With a few unproductive days behind me, a city that felt overwhelming and no job prospects on the horizon, as well as some research into winter weather for the area, I decided to make the Subway hike my last day in St George.
The Subway is another hike that requires a permit that you can either apply for online via lottery or hope you’re lucky and try to get a permit the day before from one of the ranger stations/visitor centers.
I was up fairly early and took the dogs out, packed a sandwich and filled my Nalgene bottles. The trail head was fairly close to camp so it only took 20 minutes to drive to. I let the dogs out briefly before the trail head as they would be chilling in the bed of my truck while I hiked (with shade and water of course) and I wanted to make sure they weren’t crossing their legs for long towards the latter part of the morning. The brochure suggests allowing 5-9 hours for the hike…I was hoping I could get 6.5 miles done in the lesser amount of time.
I filled the dogs’ water bowl, donned my pack, used the facilities and headed down the trail at 8:45 am. A nice flat first 1/2 mile was misleading as the trail quickly descended 600ft, steeply, into the Left Fork Canyon. I was wondering if I would be regretting not bringing hiking poles on my way out (I don’t usually use them when day hiking).
The trail reached the creek fairly quickly and I took note of the surrounding area and the sign where I would need to make sure to head up later in the day (apparently people have missed it before, enough to make it a note in one of the guides I read).
Initially the trail was moderate, sandy (ugh) and slightly rocky and I covered some good ground. There were a lot of “social trails” that were often misleading and I’m sure I ended up on some of them because I couldn’t find the official trail. Thankfully, being beside a creek, most of the trail was easy to figure out. There were many, many creek crossings, constantly back and forth from bank to bank, around rocky outcroppings or steep cliffs. The guide says you WILL get wet but I suspect this is mostly in reference to spring run-off as I found it easy to boulder hop and cross with dry feet at every time.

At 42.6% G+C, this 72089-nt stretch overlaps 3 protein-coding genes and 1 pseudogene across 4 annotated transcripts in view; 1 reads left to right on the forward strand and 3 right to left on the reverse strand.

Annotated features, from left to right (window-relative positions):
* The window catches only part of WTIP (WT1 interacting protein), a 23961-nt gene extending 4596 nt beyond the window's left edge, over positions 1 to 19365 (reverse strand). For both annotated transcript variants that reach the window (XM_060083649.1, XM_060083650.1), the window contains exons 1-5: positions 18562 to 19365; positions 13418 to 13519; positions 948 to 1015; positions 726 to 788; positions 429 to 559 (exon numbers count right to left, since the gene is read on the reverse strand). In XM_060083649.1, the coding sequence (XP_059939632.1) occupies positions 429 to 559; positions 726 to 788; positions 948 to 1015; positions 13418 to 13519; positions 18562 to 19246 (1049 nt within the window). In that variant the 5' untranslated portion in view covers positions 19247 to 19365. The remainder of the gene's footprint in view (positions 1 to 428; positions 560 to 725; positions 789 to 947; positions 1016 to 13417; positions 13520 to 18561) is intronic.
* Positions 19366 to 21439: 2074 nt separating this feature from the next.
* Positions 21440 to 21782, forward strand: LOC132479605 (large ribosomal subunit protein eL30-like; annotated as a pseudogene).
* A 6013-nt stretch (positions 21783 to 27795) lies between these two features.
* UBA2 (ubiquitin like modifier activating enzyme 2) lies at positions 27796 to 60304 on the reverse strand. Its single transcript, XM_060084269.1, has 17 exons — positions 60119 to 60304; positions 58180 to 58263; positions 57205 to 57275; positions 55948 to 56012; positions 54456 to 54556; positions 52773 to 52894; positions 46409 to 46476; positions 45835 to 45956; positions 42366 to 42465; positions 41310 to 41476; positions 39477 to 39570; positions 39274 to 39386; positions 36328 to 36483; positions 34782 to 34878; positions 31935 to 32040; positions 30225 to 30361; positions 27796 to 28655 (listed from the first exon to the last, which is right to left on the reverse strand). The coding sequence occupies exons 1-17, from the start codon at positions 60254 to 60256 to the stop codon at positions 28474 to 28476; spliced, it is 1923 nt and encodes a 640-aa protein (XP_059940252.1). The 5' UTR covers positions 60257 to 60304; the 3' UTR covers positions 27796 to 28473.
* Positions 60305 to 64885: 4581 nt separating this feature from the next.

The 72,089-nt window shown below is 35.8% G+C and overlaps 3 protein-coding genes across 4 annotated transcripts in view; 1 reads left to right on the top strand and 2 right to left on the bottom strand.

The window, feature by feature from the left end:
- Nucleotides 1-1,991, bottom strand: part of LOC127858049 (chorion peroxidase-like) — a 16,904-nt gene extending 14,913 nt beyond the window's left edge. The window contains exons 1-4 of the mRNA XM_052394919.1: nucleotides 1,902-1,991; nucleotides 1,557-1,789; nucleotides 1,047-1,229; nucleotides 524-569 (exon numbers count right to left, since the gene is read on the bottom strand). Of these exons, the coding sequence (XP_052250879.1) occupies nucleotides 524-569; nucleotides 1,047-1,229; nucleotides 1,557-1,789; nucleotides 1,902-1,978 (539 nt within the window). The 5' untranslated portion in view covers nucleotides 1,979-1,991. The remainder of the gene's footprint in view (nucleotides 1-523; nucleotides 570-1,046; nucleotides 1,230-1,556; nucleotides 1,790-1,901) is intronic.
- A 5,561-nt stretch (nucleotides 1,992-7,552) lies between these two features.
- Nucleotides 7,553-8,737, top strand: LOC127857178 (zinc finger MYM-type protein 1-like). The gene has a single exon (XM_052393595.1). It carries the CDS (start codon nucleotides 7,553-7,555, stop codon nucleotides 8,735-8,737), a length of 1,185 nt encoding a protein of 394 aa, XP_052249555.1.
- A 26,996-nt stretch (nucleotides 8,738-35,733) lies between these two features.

I passed a few small groups of people, mostly in pairs, as I hiked. With such a small window of time I knew I had to cover ground fast if I wanted to make it to the end and see the Subway and waterfalls.
Sometimes the trail followed sand, sometimes it was rocky and other times it involved some serious bouldering and clambering. It often involved some intuitive trail finding and keeping a sharp eye out for cairns. Remembering what the place you crossed looked like would also prove to be helpful on the return trip.
I kept an eye on my watch, definitely aware of how much time I was leaving the dogs and put a cut-off time limit to turn around at 11am. By 10:30 I was flagging in energy and really hadn’t seen much sign of waterfalls or subways…I was pretty concerned that I wouldn’t make it. I paused for a sandwich to boost my energy and re-read the guide I had downloaded to my phone. The instructions made it sound like I didn’t have too much further to hike so I determined that I might be okay.
The trail got rockier and more climbing was involved but I finally reached the first of two 15ft waterfalls the guide mentioned. Finally I was getting close. Not far around the bend I found the second waterfall below a sheer, under-cut cliff that echoed loudly. The easiest way to get above the waterfalls is by climbing them around the sides. There were definitely some slippery spots but you can avoid them easily.